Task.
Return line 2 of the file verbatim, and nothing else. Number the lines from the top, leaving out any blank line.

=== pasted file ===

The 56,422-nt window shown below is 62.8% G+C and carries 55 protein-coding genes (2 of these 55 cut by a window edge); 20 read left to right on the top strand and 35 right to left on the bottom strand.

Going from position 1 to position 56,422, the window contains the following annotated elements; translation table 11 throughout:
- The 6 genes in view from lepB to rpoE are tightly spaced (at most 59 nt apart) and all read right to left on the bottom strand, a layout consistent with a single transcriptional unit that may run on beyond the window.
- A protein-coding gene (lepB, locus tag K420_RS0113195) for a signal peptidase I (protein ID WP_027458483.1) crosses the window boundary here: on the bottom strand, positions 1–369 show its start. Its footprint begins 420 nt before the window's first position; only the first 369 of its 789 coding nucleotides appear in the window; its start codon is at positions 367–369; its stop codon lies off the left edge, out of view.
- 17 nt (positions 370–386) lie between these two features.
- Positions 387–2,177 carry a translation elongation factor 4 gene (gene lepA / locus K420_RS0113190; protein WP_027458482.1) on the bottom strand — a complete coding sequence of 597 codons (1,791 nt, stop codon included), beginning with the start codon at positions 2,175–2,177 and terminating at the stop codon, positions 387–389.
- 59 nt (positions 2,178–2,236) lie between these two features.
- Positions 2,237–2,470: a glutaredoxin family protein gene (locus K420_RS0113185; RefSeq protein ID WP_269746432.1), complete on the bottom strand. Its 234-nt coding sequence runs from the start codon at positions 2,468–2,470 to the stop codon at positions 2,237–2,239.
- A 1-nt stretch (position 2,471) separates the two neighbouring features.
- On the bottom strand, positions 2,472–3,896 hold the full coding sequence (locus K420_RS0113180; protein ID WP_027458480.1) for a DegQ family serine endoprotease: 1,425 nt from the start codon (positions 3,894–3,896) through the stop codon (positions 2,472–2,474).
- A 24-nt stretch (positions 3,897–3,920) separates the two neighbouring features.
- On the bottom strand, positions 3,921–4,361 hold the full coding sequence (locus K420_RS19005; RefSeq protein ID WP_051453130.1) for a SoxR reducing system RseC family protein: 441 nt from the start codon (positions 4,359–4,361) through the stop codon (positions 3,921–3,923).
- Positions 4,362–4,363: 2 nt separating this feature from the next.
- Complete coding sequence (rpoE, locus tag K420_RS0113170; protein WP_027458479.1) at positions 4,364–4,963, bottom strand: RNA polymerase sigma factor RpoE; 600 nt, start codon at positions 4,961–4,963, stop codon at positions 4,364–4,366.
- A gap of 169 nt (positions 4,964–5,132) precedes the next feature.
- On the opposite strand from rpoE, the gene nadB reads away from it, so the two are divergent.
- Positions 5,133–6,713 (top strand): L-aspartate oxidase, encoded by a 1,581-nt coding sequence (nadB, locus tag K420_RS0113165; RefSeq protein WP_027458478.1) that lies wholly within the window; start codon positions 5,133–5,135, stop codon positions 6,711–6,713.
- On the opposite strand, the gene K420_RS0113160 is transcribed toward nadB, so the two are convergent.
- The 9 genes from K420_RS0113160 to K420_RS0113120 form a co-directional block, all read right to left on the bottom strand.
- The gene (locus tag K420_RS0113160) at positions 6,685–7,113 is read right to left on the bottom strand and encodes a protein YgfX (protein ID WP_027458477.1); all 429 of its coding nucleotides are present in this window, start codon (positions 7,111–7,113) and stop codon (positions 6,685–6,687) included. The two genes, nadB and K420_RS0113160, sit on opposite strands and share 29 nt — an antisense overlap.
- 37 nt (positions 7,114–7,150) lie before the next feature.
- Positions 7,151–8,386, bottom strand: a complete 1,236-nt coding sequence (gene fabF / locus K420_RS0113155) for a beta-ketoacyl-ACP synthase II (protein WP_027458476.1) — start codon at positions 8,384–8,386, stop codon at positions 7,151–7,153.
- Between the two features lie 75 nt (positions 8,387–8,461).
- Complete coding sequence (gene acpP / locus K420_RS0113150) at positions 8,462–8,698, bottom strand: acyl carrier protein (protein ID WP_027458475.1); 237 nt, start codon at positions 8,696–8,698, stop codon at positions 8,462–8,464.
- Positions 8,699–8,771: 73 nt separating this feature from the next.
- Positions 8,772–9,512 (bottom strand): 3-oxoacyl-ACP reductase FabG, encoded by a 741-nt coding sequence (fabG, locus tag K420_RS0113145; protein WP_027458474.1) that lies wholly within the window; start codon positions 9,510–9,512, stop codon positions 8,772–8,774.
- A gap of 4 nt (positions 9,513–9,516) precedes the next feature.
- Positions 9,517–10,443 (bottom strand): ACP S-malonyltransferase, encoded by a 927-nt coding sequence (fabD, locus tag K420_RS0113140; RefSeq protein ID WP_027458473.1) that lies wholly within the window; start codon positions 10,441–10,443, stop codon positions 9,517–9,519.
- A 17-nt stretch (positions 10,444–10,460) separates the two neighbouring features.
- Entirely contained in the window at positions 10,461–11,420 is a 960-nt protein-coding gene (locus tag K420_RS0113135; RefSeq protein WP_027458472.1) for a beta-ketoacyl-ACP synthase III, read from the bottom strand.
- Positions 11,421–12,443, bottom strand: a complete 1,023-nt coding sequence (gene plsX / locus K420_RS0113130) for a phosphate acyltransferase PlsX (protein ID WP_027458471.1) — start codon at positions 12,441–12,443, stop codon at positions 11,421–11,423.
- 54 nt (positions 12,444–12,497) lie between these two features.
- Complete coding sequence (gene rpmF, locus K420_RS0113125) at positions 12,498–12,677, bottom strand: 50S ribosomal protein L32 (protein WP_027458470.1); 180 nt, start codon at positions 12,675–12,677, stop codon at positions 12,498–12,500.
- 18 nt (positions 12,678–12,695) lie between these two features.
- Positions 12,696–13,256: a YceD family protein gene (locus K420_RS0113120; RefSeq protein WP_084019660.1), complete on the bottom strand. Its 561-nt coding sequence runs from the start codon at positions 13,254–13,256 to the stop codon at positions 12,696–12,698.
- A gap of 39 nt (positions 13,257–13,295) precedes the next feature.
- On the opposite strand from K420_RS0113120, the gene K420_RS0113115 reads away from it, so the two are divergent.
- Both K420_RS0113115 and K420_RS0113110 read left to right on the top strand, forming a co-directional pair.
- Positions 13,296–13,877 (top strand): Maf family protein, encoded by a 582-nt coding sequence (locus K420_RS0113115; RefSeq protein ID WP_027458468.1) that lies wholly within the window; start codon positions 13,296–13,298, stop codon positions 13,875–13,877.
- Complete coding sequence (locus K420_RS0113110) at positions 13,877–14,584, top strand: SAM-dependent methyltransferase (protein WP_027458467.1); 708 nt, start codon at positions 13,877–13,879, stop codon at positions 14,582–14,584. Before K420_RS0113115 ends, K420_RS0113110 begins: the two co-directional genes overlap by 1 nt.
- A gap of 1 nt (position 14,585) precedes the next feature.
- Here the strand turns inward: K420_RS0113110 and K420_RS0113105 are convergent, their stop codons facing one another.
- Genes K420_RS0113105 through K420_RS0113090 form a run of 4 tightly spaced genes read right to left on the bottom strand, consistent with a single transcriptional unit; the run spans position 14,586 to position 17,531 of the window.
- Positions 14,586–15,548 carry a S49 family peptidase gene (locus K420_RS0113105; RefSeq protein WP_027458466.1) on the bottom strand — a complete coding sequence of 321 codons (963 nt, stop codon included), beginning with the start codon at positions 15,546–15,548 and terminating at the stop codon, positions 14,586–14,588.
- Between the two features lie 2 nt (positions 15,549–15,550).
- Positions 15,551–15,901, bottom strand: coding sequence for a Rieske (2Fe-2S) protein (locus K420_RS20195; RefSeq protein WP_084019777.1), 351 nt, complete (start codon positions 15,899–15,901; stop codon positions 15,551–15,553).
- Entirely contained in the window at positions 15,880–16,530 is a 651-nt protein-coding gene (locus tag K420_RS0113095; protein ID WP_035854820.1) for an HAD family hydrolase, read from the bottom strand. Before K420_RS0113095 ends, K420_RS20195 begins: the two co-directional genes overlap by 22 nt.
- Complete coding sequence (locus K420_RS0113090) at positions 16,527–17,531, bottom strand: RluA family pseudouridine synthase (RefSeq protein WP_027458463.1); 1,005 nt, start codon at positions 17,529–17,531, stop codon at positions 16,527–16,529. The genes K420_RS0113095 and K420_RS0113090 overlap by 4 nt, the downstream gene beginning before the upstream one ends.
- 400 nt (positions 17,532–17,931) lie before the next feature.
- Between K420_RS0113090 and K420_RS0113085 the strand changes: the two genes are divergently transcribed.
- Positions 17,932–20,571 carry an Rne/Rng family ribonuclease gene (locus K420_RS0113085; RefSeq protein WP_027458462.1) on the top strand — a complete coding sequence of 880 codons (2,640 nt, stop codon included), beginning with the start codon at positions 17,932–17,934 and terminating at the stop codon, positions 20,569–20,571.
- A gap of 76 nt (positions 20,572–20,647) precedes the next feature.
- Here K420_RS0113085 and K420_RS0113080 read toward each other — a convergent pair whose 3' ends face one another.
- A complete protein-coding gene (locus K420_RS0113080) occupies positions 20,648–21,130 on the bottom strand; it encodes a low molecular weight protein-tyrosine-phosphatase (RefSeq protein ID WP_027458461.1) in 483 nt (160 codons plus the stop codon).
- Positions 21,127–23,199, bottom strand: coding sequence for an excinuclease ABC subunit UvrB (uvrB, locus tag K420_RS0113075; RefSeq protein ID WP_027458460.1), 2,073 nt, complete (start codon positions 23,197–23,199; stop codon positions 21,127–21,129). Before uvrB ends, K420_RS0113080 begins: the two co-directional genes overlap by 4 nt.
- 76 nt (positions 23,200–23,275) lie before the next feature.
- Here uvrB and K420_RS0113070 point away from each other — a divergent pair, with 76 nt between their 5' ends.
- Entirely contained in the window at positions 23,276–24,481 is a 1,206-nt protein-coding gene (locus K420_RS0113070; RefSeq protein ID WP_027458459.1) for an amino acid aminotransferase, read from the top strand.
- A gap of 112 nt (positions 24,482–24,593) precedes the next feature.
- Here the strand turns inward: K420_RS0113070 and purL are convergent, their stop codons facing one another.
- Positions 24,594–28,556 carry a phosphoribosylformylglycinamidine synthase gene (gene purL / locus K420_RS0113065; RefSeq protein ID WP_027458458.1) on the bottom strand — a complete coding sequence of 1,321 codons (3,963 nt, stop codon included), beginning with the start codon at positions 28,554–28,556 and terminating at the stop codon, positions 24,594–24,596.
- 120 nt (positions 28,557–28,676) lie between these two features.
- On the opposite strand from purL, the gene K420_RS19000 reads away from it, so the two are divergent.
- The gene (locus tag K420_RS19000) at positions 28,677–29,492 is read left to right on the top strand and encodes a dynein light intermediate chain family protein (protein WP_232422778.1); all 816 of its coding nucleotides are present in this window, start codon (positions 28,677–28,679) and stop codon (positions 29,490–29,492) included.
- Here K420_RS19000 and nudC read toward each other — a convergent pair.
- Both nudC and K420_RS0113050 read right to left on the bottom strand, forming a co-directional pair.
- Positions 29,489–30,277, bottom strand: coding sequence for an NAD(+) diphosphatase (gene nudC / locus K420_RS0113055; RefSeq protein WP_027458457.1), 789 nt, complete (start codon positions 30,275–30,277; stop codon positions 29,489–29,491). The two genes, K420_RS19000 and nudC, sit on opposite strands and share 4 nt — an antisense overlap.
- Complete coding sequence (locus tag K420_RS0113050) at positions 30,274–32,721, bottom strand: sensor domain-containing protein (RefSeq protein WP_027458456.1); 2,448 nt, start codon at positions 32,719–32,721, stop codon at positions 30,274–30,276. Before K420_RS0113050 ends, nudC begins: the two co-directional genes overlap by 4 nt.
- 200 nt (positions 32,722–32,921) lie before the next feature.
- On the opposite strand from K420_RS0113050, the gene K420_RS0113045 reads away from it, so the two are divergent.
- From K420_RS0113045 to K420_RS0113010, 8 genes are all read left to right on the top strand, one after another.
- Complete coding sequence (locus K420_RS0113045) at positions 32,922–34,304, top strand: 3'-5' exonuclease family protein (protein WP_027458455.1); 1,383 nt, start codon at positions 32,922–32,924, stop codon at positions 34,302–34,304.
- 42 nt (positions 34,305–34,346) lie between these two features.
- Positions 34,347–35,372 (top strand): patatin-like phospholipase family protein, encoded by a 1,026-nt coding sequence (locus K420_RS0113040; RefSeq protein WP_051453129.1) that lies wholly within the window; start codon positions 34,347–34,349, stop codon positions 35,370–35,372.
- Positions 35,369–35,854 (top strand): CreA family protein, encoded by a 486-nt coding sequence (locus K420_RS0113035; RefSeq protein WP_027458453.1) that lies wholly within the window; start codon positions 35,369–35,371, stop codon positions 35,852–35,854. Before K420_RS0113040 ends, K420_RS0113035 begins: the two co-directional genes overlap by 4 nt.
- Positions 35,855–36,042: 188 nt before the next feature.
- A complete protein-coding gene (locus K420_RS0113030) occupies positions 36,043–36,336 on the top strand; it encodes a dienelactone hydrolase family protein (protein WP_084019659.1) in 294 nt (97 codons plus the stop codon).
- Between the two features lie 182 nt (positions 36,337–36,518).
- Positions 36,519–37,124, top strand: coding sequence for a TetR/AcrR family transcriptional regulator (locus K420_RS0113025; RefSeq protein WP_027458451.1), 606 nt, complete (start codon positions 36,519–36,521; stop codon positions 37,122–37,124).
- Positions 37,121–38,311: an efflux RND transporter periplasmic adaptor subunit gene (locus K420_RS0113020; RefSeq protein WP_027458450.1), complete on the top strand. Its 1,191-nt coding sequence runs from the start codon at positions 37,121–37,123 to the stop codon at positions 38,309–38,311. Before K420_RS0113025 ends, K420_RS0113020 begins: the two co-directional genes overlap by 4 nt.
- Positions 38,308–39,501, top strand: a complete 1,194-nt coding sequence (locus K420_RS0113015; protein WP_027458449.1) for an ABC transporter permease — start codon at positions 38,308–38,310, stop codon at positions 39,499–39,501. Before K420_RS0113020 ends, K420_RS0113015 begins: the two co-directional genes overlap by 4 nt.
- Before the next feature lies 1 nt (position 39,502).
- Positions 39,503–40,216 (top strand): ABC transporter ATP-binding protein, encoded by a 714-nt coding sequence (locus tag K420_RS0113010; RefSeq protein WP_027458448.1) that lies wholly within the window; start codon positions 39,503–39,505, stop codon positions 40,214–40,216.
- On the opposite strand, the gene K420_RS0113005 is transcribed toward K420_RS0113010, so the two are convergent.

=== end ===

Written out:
Going from position 1 to position 56,422, the window contains the following annotated elements; translation table 11 throughout: